In 2006, finding a live Fréderic Chopin concert in Warsaw was harder than expected. American pianist Pamela Howland made it her life’s mission to revive Chopin in Warsaw, Poland, the composer’s hometown.
Olga Tokarczuk, 57, won the Nobel Prize for "a narrative imagination that with encyclopedic passion represents the crossing of boundaries as a form of life," according to the Swedish Academy, which chooses the literature laureate.
Ukrainians are accustomed to powerful forces meddling in their judicial system, Anne Applebaum, a Pulitzer Prize-winning historian and expert on central and Eastern Europe, tells The World's host, Marco Werman. But even as they find corruption foisted on them by their most important ally in Washington, DC, Ukrainians have remained determined to root out unethical practices in their own country.
The "likely to become a public charge" clause originally targeted southern and eastern European immigrants. It has since become a tool to exclude "undesirable" immigrants du jour.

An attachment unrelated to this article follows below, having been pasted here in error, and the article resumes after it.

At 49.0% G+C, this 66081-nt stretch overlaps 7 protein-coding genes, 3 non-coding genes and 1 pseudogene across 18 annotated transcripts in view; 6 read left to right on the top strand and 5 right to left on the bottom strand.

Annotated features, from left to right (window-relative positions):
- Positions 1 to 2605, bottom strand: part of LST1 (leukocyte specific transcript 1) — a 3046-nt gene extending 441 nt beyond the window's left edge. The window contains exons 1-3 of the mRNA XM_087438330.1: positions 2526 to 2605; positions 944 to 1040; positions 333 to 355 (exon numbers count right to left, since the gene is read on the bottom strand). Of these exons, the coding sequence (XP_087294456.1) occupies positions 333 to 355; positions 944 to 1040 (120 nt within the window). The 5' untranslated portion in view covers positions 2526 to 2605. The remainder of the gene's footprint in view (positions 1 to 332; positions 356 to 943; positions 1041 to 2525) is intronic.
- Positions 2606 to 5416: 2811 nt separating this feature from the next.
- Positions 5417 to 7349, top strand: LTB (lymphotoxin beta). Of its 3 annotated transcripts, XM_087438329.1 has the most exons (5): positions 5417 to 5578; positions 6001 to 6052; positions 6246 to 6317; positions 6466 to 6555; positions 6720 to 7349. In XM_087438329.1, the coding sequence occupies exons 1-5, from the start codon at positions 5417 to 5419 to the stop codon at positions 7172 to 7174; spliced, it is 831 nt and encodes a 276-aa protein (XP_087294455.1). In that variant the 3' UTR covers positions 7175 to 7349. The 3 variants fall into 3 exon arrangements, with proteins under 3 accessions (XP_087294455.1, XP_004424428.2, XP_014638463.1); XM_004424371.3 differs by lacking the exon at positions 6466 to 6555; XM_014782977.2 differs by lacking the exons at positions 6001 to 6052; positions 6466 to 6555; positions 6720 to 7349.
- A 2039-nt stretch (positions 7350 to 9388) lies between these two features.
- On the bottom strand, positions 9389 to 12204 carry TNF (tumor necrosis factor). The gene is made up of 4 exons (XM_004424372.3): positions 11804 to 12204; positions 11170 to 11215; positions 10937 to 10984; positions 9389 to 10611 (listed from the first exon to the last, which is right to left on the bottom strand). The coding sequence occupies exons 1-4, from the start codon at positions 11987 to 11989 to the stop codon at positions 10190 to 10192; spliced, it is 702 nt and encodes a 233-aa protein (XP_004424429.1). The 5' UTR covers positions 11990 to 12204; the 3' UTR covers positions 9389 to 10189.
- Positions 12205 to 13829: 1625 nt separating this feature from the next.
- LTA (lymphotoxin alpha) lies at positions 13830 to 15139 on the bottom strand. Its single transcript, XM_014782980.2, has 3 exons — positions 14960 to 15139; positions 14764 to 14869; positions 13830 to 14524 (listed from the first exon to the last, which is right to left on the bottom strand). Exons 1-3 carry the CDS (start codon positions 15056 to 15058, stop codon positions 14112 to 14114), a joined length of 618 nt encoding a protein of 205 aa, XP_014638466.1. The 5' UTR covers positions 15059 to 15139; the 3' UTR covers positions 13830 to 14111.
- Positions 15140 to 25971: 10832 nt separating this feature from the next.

Among the 845 UNESCO World Heritage Sites, a surprisingly high number are located in just a few European countries, and even more are based off European influence. This has serious implications about the cultural preservation for the history of much of the rest of the world's people.
The Republic of Georgia has been waiting to join NATO for more than a decade. Why hasn't it happened?
Ukrainians celebrate church independence, but the blessing from Istanbul deepens the tension and conflict with Russia.
Through war and Islamophobia, a generation thought they might have lost their histories and faith in Eastern Europe. But, unexpectedly, they found it again.
At 93, Kalman Aron still paints everyday in his apartment in Beverly Hills. If he didn't paint, he says he would "die of boredom."
Poland's media regulator hit TVN24, a private, US-owned news station, with a $400,000 fine Monday over its coverage of an anti-government protest last year.